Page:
Cheo was a fan of the Short Rib & Cheesy Mac Stack, a sandwich that brings the two together in a savory flavor bomb. It makes for a pretty comforting dish that’ll make you happy even if you’re not reeling in the tickets.

        Having all of the food at Dave & Buster’s is pretty convenient, since you can grub to prep for your squad’s arcade marathon or vice versa. And no matter how you do in terms of getting tickets, at least there’s good food and good times abound.

        Secret Bars in San Francisco, Los Angeles, and San Diego

        We're letting the secret out. Check out these awesome secret and hidden bars in San Francisco, Los Angeles, and San Diego. Impress your date with you insider knowledge of these amazing bars and quickly become the life of the party!

        Secret Bars in San Francisco

        Burbon & Branch

        Enter here to take a step back into the 1920's. Make sure you take a gander at their House Rules (some of which include speaking "easy", no use of cell phones, and no standing at the bar). If you can find your way around these, make Burbon & Branch your next late night diversion. 3812902855_45e067fa2d_o Flickr by Sarai Mitnick Wilson & Wilson Private Detective Agency The website for the Wilson & Wilson Private Detective Agency (the speakeasy within Burbon & Branch) is pretty amazing (trust us, it's worth a visit).  Their fun and slightly encrypted case file-style webpage makes it clear that appointments are needed, along with the proper password, if you want to take part in "solving the case" or maybe buying a drink or two. 3813715736_389c043052_o Flickr by Sarai Mitnick Russells Room @ Burbon & Branch Enter through a bookshelf to this additional room in Burbon & Branch. Again, a password is required. 2204374404_c0e1ba2f46_b Flickr by Luigi Anzivino

        Smugglers Cove

        Boasting "traditional drinks of the Caribbean Island" and so much more, this pirates paradise offers over 70 cocktails and has an atmosphere to put even the most discerning pirate fanatic at ease. It may not be secret, but the entrance to this three-level bar is hidden in plain sight without much to draw attention to it. Keep a weather eye out, matey. 5561958695_194ab57d06_b Flickr by stephanie vacher

        The Hideout at Dalva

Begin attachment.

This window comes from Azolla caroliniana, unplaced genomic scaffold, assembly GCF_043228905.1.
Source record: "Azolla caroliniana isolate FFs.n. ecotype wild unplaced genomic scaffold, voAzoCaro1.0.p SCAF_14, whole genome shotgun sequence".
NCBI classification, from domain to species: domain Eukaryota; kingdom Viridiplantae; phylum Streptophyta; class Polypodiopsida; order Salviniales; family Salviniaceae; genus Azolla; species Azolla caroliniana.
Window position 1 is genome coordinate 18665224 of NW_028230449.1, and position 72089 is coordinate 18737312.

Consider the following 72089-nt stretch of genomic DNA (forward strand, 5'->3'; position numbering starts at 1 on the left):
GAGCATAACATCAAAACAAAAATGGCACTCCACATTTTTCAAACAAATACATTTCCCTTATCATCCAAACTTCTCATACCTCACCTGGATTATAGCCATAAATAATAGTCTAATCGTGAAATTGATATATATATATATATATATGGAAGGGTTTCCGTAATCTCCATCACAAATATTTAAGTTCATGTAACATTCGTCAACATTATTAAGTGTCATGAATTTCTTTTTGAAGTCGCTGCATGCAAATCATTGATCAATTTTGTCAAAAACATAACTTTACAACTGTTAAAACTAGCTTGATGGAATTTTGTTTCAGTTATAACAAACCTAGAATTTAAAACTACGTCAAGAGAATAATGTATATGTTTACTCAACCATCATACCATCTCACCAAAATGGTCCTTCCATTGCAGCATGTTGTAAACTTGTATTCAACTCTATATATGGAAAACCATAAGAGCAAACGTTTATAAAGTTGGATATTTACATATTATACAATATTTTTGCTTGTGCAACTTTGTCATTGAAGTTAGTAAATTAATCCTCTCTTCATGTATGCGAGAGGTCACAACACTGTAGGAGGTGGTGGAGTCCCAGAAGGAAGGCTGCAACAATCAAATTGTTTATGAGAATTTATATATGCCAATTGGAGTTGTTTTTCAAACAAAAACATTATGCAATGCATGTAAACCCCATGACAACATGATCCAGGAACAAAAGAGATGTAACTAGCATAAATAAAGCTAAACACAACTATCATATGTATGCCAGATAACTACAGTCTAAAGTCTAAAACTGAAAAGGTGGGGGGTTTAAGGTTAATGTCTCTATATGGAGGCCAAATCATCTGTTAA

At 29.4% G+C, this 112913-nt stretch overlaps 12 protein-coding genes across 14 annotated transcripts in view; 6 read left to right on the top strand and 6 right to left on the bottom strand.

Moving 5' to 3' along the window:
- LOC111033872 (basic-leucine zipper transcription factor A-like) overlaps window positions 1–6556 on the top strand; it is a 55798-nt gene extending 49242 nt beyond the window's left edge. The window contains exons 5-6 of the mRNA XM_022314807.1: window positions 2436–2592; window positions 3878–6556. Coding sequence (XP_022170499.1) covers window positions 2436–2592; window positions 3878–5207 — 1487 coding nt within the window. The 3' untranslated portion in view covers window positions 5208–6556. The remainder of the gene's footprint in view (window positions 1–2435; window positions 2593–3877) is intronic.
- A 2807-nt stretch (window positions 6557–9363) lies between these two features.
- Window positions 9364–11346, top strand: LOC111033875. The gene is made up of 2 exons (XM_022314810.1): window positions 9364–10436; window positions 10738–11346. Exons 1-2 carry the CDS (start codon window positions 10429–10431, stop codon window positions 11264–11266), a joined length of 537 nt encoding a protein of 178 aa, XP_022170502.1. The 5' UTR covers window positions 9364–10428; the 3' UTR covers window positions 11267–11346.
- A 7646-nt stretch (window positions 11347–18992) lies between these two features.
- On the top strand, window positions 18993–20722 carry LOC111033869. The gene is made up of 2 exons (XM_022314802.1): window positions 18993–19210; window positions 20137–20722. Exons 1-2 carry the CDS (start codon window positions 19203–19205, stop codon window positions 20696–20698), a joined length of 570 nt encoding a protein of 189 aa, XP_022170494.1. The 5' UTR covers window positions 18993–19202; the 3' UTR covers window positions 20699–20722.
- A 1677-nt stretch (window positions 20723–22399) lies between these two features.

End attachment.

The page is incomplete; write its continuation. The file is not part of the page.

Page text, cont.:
Hip. Trendy. Hidden. The Hideout at Dalva is another bar within a bar. Tucked away in the back of the Dalva, The Hideout has everything you'll want in a secret, hidden bar. Their Facebook page won't give you much helpful information, but this article at Party Earth will. 574902_430469293664674_2064696317_n From The Hideout (at Dalva) Facebook Page

        Secret Bars in Los Angeles

        The Varnish

        Located at the back of Cole's, The Varnish has a speakeasy style to suit the most discerning tastes. It's a must visit when looking to experience secret bars. l-1 From Yelp by Christine A.

        Blind Barber

        Need a haircut...and a drink? The Blind Barber is for you. You reach this fun, vintage bar through the back door of the functioning barbershop and will experience an intimate speakeasy atmosphere. l-7 From Yelp

        Good Times at Davey Wayne's

        By far the most bizarre way to enter a bar--ever--you get to Good Times at Davey Wayne's by entered through a garage and, get this, a refrigerator door entrance. This 70's themed bar boasts comfy seating like outdoor couches and hammocks in addition to playing vintage 70's music. It's fun and a great secret bar in Hollywood! l-6 From Yelp by Alice L.

        The Writer's Room

        You don't have to be the future Hemingway to enjoy this 1930's inspired speakeasy located behind Musso & Frank, but you do have to be on "the list" (though it seems you may be able to make it in on flattery alone...?). l-4 From Yelp by Michael S.

        Secret Bars in San Diego

        Nobel Experiment

        Even their website is secretive and leaves you wondering what you're in for with a visit to Nobel Experiment. All we can tell you is that it's recommended you make a reservation. Thrillist divulges that you send in a text to obtain a reservation and show up during a 15 minute window to enter through what looks like a wall of kegs in order to enjoy some of the best drinks in San Diego! l From Yelp by Kent D.

        Gaslamp Speakeasy

        As long as you remember these simple rules,"No Religion. No Politics." you'll be good-to-go at the Gaslamp Sepakeasy. They also require a few other rules to be followed, but nothing that will keep you from having a good time. Come enjoy drinks and live music at this hidden gem. l-3 From Yelp by Ingrid I

        Prohibition

        If you've found a door advertizing, "Law Offices of Eddie O’Hare, Esq." you've come to the right place. You'll need to agree to house rules and then, depending on availability, you'll enter into this popular San Diego speakeasy. It's first come first serve and a dress code is enforced, but completely worth it to enjoy live music, amazing drinks, and a truly fantastic atmosphere. l-2 From Yelp by Jean L.   Cover Photo from Flickr by Jonathan Ball Source: Thrillist, Huffington Post, Yelp